Eligibility Of Northbound Stocks Via Hong Kong Stock Connect 

It's important to note that for Northbound trades, they must be settled in China's currency; the renminbi (RMB).

As for eligibility on the Hong Kong-Shanghai Stock Connect, they include the Shanghai Stock Exchange (SSE) 180 Index constituent stocks, SSE 380 constituent stocks and any A+H listed shares.

For the Shenzhen Stock Exchange (SZSE), eligible stocks include any of the constituents of the SZSE Component Index and SZSE Small/Mid Cap Innovation Index with a market capitalisation of at least RMB 6 billion (US$842 million).

Some examples of some of the largest companies available through the Stock Connect (which aren't listed anywhere else) include the world's largest battery maker, Contemporary Amperex Technology Co Ltd (SZSE: 300750), also known as "CATL", and Kweichow Moutai Co Ltd (SSE: 600519), the world's largest baijiu liquor producer.

Understanding China A-Shares Market

For investors here interested in investing directly in Mainland-listed stocks, there are a few nuances we should all be aware of.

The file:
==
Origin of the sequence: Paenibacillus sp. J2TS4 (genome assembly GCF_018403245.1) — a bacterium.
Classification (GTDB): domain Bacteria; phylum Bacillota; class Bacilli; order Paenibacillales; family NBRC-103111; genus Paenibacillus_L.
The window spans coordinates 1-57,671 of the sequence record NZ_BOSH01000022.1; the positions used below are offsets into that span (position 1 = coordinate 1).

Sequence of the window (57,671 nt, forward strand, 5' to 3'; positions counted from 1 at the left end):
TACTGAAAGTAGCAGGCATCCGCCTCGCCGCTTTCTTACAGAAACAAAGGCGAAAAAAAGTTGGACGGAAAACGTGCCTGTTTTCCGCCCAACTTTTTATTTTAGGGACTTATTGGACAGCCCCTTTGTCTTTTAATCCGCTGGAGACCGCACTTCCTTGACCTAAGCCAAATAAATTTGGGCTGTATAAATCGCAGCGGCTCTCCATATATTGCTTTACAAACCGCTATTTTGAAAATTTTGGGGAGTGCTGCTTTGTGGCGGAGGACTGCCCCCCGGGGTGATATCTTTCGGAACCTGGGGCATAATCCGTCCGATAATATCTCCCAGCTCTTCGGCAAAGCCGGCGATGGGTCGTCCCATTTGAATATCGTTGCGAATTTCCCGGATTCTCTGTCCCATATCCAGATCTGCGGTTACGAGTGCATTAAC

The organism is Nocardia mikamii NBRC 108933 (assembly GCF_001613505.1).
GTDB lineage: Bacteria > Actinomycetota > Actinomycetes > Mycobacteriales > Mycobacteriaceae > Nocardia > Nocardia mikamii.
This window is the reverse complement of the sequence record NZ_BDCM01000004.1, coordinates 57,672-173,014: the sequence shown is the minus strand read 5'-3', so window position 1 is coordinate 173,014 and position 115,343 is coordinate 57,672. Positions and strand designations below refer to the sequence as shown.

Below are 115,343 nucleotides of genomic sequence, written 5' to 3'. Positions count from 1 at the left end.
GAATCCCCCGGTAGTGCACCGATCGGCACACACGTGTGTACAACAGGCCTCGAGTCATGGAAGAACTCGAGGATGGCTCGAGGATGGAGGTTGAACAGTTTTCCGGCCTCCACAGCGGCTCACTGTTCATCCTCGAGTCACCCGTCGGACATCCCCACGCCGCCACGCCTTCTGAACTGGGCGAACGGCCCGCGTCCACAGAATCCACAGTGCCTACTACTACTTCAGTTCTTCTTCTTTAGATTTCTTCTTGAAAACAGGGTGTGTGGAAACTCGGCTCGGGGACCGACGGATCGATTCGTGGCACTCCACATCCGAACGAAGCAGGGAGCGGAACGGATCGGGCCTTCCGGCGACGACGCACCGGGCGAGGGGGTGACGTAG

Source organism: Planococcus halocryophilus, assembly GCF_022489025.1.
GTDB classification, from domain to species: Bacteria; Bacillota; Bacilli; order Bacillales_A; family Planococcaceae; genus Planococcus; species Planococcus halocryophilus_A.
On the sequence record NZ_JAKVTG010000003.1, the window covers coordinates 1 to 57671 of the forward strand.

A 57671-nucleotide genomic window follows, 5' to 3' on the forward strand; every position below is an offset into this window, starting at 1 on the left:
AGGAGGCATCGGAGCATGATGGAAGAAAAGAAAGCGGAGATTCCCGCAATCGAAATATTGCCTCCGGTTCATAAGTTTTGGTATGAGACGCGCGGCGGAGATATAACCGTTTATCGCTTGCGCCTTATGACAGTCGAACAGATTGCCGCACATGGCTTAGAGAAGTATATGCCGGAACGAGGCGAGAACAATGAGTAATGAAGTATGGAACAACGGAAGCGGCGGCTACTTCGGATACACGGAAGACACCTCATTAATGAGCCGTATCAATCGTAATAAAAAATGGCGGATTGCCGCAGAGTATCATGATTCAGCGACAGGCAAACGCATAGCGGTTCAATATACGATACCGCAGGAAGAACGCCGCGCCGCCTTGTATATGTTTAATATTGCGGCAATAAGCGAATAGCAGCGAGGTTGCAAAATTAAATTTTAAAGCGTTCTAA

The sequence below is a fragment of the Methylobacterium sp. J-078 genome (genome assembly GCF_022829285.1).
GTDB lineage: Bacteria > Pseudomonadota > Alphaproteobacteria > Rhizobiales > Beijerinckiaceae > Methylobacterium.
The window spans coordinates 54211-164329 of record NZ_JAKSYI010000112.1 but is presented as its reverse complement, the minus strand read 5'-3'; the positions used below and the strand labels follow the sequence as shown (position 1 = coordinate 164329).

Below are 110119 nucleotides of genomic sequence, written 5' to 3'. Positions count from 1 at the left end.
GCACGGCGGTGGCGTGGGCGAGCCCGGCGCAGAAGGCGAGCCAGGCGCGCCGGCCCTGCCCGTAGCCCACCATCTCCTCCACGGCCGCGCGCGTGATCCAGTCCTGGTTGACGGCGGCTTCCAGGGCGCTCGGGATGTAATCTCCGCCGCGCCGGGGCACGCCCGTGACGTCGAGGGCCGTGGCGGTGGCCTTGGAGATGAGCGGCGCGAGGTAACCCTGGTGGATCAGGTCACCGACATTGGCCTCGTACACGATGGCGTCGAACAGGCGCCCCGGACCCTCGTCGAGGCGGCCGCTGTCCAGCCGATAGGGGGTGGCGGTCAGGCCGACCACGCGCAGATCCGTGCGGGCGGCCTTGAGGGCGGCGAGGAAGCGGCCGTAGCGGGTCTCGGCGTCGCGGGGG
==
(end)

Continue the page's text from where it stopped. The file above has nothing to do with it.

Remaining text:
First off are the trading hours of the Shanghai and Shenzhen markets, which are relatively short.

The morning session for both is from 9:30-11:30am. Afternoon trading resumes at 1pm but only goes on until 3pm (when the market closes).

That gives investors a total of four trading hours per day when the Shanghai and Shenzhen stock markets are fully open.

As for the tradeable days per year, the Northbound and Southbound links are closed on both the public holidays recognised in Hong Kong and Mainland China.

There are a variety of negligible fees for Northbound trading, including a handling fee, securities management fee, transfer fee and stamp duty.

However, they're all calculated as less than 0.005% of the trade, with the exception of stamp duty, which is 0.1% and only imposed on the seller.

Differences Between Hong Kong & China Markets

Finally, it's important to recognise the fact that companies incorporated and listed on Mainland China have a different securities regulator to companies listed in Hong Kong.